The U.S. State Department responded to Russian President Vladimir Putin’s broadcast of a cartoon attack on what appeared to be the United States with scorn and irritation Thursday, dismissing the video as “cheesy” and irresponsible.
During his state of the nation address this week, Putin announced that the Russian military had developed allegedly unstoppable nuclear weapons, impossible for NATO to intercept. The video was meant to highlight the technology.
“I mean, I can tell you many of us watched that speech with great interest here from the State Department, and I would imagine across U.S. Government as well,” spokeswoman Heather Nauert told reporters on Thursday. “It was certainly unfortunate to have watched the video animation that depicted a nuclear attack on the United States. I mean, that’s something that we certainly did not enjoy watching.”
“We don’t regard that as the behavior of a responsible international player. So I just want to make that very clear,” she insisted.
“We don’t think that kind of imagery, seeing the portrayal in a cheesy video of that kind of attack being conducted on the United States as being a responsible action,” Nauert affirmed.
She denied, however, that Putin’s announcement of possessing new nuclear weapons was a surprise to her or anyone in the Trump administration, adding that this development is “in direct violation of its treaty obligations,” specifically the Intermediate-Range And Shorter-Range Missiles (INF) Treaty.
That treaty, signed between the United States and the Soviet Union in 1987, requires both countries to destroy much of their nuclear arsenals and bans certain nuclear weapons development.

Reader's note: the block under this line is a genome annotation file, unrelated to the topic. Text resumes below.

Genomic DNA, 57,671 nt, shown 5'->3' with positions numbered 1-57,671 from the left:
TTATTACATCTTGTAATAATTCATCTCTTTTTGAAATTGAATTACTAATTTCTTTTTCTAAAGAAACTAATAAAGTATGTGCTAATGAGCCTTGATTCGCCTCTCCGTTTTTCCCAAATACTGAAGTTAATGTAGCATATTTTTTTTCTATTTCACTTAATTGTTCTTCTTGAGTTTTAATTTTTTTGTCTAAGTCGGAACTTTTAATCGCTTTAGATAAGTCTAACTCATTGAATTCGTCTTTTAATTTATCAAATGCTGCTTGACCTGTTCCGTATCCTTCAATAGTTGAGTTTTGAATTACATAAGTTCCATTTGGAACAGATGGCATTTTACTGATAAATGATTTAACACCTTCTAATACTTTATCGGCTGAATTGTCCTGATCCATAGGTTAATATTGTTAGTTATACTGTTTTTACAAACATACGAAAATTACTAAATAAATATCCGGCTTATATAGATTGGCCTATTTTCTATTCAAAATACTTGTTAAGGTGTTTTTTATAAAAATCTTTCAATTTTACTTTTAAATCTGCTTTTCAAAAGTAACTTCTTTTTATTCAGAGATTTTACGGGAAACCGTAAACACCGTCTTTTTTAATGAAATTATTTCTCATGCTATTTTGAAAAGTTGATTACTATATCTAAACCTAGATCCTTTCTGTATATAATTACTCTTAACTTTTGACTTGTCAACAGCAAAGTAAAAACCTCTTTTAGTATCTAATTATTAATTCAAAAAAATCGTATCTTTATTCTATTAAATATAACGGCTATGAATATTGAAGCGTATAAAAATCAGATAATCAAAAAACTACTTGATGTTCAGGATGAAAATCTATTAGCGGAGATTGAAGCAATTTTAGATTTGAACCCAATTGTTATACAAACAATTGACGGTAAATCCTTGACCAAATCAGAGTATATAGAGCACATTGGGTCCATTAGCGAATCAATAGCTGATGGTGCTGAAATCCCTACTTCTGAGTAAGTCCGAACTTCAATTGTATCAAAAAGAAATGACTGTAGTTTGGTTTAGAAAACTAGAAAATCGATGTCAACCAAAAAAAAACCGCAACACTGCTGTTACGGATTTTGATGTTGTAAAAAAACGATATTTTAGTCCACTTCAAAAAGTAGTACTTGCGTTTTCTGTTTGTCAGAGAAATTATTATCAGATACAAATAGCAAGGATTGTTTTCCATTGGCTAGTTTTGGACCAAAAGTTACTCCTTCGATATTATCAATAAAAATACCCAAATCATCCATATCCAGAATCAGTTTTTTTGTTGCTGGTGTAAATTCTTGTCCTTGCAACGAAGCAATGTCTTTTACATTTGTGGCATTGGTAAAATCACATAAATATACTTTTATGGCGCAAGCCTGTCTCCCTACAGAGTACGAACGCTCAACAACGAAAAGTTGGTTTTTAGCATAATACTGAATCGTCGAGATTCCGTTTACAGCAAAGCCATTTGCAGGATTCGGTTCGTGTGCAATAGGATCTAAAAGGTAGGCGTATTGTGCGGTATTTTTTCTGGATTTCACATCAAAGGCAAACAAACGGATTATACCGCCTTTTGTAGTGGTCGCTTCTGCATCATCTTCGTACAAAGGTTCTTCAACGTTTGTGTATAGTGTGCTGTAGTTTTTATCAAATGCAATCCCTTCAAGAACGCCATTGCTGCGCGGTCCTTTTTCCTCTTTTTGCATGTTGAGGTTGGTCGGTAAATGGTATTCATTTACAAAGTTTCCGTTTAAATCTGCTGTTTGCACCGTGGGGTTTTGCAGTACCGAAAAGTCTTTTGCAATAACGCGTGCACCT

During his speech Thursday, Putin nonetheless revealed the alleged development of several nuclear military assets, including a nuclear-powered cruise missile, a nuclear-powered underwater drone, and a new hypersonic missile. The missile, he claimed, could not be intercepted by NATO and made it impossible for the Western world to disregard Russia’s military might.
“I want to tell all those who have fueled the arms race over the last 15 years, sought to win unilateral advantages over Russia, introduced unlawful sanctions aimed to contain our country’s development: all that you wanted to impede with your policies have already happened,” he said. “You have failed to contain Russia.”
“No one has listened to us. You listen to us now,” he added, insisting that “no one in the world has anything like that.”
Putin—who during his tenure has invaded two regions of Georgia and the entirety of eastern Ukraine, and colonized the Crimean peninsula—added, “We aren’t threatening anyone, we aren’t going to attack anyone, we aren’t going to take anything from anyone.”
He also aired a video of a simulation of one of his new nuclear torpedos appearing to target and strike Florida. While Russia does not often use this sort of propaganda against the United States, nuclear strikes against America are a common sight on North Korean state television. Pyongyang has broadcast animated nuclear attack simulations on a U.S. aircraft carrier, Washington, DC, and San Francisco, among others. The Islamic State has also published videos simulating the bombing of the White House.
While Putin has condemned the Islamic State, reports suggest the Russian government has aided North Korea in overriding international sanctions placed on it for its consistent threats to launch a nuclear attack and widespread human rights violations against its own people.
Like the State Department, the Pentagon was unimpressed.
“We are confident that we are prepared to defend this nation no matter what,” Pentagon spokeswoman Dana White told reporters Thursday, insisting that American military development is “not about defense, it’s about deterrence” and that Russia is not a specific target of any such advances.